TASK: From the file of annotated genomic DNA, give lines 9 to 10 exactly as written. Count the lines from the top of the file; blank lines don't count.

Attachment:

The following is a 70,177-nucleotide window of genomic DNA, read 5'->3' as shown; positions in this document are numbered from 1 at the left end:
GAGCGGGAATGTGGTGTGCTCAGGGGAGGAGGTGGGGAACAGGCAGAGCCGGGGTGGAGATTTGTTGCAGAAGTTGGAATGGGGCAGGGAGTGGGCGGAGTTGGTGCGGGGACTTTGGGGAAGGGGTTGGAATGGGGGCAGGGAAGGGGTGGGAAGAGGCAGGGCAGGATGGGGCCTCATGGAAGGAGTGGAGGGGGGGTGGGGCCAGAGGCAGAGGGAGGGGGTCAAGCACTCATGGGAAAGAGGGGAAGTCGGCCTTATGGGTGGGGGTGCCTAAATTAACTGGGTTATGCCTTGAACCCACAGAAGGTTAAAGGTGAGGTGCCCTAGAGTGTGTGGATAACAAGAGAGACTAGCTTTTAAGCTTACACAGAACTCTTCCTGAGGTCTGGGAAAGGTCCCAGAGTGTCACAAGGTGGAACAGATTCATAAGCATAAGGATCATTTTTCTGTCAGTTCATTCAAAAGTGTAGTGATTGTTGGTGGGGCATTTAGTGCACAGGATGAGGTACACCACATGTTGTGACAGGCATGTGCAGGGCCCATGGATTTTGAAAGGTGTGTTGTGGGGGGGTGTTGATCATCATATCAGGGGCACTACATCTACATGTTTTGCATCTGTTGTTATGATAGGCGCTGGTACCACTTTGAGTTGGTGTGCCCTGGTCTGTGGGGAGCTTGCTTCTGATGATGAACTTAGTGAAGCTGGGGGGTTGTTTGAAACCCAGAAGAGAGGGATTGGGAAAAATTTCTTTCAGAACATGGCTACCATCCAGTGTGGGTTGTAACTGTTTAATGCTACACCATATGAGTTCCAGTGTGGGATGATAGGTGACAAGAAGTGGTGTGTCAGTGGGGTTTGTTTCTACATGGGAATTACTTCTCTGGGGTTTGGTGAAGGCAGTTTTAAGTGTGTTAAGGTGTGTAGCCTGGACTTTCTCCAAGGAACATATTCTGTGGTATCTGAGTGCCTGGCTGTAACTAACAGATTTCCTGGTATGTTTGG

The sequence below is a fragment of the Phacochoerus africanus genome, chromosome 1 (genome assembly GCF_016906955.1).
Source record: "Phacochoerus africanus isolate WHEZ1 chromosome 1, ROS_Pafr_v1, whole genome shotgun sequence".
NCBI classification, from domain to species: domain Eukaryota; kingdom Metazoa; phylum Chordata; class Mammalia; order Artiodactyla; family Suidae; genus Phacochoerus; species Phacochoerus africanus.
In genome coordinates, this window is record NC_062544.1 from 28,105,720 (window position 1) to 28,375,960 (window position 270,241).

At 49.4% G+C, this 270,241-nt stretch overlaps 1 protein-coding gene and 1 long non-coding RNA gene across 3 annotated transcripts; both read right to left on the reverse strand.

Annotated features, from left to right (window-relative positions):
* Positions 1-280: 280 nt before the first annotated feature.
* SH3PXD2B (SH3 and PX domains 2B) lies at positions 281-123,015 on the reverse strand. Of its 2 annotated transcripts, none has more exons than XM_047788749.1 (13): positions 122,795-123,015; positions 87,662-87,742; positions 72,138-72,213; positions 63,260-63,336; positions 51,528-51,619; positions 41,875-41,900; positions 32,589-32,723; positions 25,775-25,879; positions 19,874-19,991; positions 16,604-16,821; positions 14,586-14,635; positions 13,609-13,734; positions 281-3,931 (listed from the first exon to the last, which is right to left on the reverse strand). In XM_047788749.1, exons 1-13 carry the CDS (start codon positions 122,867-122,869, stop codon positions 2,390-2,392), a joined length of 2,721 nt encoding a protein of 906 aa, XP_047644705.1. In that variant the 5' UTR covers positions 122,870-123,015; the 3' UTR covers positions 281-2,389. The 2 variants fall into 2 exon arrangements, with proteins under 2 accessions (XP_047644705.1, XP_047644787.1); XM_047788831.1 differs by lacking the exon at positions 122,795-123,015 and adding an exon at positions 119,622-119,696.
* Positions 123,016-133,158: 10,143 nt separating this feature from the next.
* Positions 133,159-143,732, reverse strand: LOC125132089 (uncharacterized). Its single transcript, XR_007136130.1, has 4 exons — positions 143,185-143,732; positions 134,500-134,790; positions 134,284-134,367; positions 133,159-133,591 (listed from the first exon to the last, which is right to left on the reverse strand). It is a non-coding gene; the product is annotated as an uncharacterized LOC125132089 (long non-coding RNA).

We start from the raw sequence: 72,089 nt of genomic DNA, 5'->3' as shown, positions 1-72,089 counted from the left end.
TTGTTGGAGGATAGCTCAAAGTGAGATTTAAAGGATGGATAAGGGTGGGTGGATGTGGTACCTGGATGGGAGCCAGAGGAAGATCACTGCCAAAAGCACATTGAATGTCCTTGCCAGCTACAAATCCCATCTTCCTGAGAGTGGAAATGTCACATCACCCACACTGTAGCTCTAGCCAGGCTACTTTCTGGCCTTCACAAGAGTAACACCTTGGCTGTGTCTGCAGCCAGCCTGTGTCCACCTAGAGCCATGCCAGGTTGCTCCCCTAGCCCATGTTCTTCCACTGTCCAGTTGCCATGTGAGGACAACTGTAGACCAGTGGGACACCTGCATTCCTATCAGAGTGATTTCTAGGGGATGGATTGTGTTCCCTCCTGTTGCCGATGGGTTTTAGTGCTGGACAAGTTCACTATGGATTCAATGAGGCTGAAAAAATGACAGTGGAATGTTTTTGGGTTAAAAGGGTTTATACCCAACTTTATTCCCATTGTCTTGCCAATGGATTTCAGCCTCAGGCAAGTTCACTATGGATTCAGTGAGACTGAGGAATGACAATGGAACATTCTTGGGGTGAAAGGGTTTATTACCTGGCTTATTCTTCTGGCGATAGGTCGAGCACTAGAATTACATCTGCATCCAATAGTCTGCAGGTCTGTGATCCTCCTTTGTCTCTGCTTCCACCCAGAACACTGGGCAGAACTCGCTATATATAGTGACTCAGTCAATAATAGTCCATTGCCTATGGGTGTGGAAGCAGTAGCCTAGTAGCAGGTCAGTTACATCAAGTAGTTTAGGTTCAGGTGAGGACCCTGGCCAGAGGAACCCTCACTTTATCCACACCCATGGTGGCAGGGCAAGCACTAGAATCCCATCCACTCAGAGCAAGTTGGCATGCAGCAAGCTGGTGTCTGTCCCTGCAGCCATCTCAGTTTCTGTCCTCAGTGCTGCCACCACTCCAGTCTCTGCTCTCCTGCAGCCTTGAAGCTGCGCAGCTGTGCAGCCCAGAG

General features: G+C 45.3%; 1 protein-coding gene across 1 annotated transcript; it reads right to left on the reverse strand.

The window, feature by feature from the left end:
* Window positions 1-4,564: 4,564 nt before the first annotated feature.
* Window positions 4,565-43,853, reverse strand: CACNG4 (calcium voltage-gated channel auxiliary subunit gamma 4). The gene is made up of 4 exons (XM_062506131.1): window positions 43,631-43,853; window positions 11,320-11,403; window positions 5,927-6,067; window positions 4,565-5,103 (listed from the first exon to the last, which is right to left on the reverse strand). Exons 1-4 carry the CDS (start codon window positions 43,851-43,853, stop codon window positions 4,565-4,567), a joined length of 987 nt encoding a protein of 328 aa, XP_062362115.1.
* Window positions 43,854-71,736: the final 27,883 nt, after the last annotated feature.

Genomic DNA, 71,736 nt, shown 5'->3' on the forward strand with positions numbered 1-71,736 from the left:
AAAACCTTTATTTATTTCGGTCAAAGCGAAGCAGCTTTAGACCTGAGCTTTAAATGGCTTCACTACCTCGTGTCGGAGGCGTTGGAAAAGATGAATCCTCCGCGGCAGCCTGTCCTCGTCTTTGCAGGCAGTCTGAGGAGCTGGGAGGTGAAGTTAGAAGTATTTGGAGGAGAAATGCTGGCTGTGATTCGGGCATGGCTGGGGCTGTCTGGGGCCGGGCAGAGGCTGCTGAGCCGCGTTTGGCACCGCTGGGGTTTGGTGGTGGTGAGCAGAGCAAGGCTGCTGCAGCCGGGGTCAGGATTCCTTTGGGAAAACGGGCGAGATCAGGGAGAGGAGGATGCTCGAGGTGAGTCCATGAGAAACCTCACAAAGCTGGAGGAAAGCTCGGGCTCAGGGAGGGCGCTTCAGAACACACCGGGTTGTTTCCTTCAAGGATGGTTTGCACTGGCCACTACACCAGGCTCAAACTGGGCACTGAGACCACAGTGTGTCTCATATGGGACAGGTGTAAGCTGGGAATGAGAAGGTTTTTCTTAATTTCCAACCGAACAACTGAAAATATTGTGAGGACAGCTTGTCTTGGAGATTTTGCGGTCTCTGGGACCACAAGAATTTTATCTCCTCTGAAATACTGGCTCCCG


* Positions 1-280: 280 nt before the first annotated feature.
* SH3PXD2B (SH3 and PX domains 2B) lies at positions 281-123,015 on the reverse strand. Of its 2 annotated transcripts, none has more exons than XM_047788749.1 (13): positions 122,795-123,015; positions 87,662-87,742; positions 72,138-72,213; positions 63,260-63,336; positions 51,528-51,619; positions 41,875-41,900; positions 32,589-32,723; positions 25,775-25,879; positions 19,874-19,991; positions 16,604-16,821; positions 14,586-14,635; positions 13,609-13,734; positions 281-3,931 (listed from the first exon to the last, which is right to left on the reverse strand). In XM_047788749.1, exons 1-13 carry the CDS (start codon positions 122,867-122,869, stop codon positions 2,390-2,392), a joined length of 2,721 nt encoding a protein of 906 aa, XP_047644705.1. In that variant the 5' UTR covers positions 122,870-123,015; the 3' UTR covers positions 281-2,389. The 2 variants fall into 2 exon arrangements, with proteins under 2 accessions (XP_047644705.1, XP_047644787.1); XM_047788831.1 differs by lacking the exon at positions 122,795-123,015 and adding an exon at positions 119,622-119,696.